Howmedica Osteonics Corp v. Wright Medical Technology, Inc.

Howmedica Osteonics, Corp. v. Wright Medical Technology, Inc., 540 F.3d 1337 (Fed. Cir. 2008).

Facts: Both Howmedica and Wright develop, manufacture, and sell orthopedic implants. Howmedica owns the '100 patent, which covers an artificial knee prosthesis or implant used to replace, in part or whole, a person's knee joint. Claims 15 and 18 are at issue. Four separate suits had been ongoing between the parties for some time. They came to an agreement whereby Wright would be released from any liability from the suits.

Procedural History: Howmedica filed suit against Wright for infringement of the '100 patent, which had not previously been litigated. Wright claimed that Howmedica was barred based on their agreement. Both parties filed motions for summary judgment on Wright's release defense. The district court denied Wright's motion and held in favor of Howmedica. The district court then issued a claim construction order concerning three disputed terms in claim 15. First, the district court construed the phrase "femoral component including at least one condylar element" to require, in a bicondylar femoral component, both condyles to meet the geometric limitations of the claim. Second, the district court construed "primary range of flexion" to be limited to a particular range
of -15o of hyperextension to +75o of flexion, in accordance with the specification. Finally, the district court construed the phrase "lying generally along a line extending laterally between the medial and lateral collateral ligament attachment points on the femur of the natural knee" as definite. Howmedica could not show that Wright's device infringed based on these constructions. The district court held in favor of Wright, finding noninfringement. Howmedica appealed.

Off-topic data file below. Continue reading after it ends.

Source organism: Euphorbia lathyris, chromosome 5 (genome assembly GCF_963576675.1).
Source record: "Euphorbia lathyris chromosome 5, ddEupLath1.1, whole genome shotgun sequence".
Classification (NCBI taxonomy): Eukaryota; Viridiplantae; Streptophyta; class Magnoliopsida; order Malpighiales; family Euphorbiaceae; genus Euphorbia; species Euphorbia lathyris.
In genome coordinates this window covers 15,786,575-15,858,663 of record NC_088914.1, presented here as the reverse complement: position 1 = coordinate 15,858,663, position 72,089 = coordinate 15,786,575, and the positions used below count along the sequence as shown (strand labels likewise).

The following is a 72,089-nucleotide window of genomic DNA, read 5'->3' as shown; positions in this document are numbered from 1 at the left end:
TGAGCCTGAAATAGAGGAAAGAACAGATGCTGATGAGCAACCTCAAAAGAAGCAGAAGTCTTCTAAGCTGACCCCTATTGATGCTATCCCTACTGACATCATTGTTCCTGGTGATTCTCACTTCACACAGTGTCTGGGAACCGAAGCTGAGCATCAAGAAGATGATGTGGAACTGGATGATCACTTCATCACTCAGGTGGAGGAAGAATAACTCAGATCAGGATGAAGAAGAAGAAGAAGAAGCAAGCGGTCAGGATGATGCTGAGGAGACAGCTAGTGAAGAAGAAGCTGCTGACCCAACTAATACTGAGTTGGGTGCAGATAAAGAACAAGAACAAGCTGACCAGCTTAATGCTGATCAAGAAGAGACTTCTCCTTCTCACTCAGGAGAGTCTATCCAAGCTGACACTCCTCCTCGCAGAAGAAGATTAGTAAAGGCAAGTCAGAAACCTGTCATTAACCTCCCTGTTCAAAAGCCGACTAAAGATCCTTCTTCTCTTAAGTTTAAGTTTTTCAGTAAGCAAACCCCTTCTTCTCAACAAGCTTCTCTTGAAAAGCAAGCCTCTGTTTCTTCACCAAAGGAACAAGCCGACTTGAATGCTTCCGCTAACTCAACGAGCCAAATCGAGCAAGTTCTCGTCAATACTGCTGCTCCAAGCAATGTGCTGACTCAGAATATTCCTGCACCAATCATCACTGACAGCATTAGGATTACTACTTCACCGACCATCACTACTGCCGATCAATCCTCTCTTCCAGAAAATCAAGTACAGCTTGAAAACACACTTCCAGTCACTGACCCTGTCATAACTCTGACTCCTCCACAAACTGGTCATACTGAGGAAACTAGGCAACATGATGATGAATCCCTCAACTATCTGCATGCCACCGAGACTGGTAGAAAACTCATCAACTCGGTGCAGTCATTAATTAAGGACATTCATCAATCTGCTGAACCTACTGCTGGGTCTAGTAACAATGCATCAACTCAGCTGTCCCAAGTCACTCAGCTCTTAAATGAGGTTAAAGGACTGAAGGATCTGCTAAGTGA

Issue: Whether the district court's claim construction of the terms was correct.

Holding: No, the claims should be interpreted by their plain language. Vacated and remanded.

Reasoning: Based on the plain language of the claim, the construction of claim 15 does not need to conform to the specified geometry. The court also held that the claim language does not need to encompass every purpose of the invention. Further, the fact that the specification only includes one embodiment does not limit broad claim language. The court rejected a letter between the attorney and patent applicant as part of the prosecution history to limit the language. It is merely extrinsic evidence and, in this case, is of no value. The district court's claim construction was erroneous.

Analysis: It was interesting to see how much evidence and how many arguments were actually introduced in determining the meaning of words, and, ultimately, that everything was rejected in favor of the plain meaning of the terms.
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